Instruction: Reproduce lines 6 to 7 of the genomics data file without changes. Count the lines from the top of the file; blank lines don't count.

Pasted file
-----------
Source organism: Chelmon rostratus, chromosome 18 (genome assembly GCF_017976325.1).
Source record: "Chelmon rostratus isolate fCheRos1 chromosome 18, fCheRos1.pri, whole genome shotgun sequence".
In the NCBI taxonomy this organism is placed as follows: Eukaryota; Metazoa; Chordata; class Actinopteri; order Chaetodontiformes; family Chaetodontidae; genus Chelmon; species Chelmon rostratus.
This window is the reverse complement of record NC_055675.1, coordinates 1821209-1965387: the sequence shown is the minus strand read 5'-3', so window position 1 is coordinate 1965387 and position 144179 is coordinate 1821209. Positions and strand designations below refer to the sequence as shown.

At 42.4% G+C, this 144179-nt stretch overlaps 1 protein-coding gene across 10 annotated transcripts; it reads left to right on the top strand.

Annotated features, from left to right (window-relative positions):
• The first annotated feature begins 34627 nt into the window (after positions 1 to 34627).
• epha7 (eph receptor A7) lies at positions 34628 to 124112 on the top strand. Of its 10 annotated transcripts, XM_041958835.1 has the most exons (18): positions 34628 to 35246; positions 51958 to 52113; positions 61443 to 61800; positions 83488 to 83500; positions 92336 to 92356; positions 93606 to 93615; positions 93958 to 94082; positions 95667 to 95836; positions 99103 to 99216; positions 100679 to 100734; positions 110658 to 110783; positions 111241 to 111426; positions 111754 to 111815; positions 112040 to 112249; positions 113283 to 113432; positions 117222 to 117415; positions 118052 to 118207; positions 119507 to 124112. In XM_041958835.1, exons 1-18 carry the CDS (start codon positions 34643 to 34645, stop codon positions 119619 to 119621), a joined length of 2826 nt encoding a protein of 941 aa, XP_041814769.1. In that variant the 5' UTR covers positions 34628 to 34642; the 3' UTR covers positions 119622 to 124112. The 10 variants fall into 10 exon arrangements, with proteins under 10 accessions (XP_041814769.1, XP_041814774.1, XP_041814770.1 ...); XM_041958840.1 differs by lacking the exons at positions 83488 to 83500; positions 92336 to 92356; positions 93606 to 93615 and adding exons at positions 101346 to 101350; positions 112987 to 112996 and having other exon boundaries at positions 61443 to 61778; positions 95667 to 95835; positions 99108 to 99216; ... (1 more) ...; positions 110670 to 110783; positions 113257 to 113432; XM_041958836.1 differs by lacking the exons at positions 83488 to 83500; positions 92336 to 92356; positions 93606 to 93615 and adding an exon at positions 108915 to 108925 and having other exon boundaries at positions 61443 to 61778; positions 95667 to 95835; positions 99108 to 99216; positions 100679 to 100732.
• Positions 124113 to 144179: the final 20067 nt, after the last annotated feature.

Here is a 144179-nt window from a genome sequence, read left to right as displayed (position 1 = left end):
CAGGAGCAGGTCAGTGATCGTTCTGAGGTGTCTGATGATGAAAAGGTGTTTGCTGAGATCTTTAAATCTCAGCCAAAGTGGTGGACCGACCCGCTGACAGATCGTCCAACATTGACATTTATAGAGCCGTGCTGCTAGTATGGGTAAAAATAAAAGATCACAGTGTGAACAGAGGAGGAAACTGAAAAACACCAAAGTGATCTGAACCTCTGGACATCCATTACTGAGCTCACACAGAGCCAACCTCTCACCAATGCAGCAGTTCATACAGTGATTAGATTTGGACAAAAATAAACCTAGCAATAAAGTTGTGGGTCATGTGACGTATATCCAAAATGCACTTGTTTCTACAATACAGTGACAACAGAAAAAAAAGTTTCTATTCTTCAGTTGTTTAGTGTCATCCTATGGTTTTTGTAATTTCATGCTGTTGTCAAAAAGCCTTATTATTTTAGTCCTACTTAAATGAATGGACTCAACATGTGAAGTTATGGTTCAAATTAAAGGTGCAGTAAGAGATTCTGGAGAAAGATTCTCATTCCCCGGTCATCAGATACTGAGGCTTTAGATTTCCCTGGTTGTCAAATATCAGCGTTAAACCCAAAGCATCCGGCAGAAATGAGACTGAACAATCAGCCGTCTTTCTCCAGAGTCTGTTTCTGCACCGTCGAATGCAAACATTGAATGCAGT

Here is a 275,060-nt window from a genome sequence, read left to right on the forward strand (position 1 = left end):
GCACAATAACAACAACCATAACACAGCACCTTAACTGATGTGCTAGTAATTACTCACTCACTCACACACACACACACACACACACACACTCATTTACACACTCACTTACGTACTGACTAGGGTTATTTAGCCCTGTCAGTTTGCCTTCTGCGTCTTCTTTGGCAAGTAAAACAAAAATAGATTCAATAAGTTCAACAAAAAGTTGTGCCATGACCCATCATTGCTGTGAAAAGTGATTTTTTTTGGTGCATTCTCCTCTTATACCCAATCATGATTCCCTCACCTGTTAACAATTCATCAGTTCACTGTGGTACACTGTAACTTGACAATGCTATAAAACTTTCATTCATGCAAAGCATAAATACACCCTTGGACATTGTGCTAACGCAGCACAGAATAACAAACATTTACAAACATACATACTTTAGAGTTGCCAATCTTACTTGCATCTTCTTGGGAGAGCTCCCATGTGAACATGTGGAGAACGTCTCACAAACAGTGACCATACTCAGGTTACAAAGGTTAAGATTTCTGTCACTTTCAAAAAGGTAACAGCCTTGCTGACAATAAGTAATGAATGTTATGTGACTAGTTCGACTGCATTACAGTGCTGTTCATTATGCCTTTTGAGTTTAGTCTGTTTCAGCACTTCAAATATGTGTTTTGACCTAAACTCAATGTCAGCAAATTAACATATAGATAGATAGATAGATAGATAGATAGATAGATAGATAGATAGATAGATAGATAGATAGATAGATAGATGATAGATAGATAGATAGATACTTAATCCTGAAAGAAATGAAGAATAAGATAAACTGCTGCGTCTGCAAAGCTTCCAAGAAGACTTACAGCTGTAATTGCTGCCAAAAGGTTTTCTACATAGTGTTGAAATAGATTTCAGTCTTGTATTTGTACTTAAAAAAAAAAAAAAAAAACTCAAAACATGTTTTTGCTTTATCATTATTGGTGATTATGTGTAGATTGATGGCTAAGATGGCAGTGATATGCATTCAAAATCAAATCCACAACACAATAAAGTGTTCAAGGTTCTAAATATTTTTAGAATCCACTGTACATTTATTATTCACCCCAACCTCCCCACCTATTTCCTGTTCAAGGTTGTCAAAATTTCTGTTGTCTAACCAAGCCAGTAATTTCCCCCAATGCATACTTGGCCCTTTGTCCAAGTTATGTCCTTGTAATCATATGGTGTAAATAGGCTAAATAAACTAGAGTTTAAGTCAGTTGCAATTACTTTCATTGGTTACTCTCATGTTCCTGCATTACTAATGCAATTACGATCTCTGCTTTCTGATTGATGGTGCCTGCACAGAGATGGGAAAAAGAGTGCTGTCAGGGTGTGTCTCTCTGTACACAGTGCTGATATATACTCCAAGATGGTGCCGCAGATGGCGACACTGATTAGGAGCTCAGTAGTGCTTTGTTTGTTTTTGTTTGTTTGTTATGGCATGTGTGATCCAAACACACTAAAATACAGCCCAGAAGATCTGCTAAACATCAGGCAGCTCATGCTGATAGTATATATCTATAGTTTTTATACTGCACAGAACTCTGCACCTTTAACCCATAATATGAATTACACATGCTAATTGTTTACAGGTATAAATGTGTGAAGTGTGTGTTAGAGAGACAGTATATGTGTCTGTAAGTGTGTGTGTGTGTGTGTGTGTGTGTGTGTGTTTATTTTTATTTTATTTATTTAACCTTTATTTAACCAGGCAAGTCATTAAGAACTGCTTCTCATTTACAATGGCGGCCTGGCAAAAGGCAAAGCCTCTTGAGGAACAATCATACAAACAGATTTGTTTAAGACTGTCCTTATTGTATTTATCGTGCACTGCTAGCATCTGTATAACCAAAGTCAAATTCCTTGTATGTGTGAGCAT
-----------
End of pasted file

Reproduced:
Annotated features, from left to right (window-relative positions):
• The first annotated feature begins 34627 nt into the window (after positions 1 to 34627).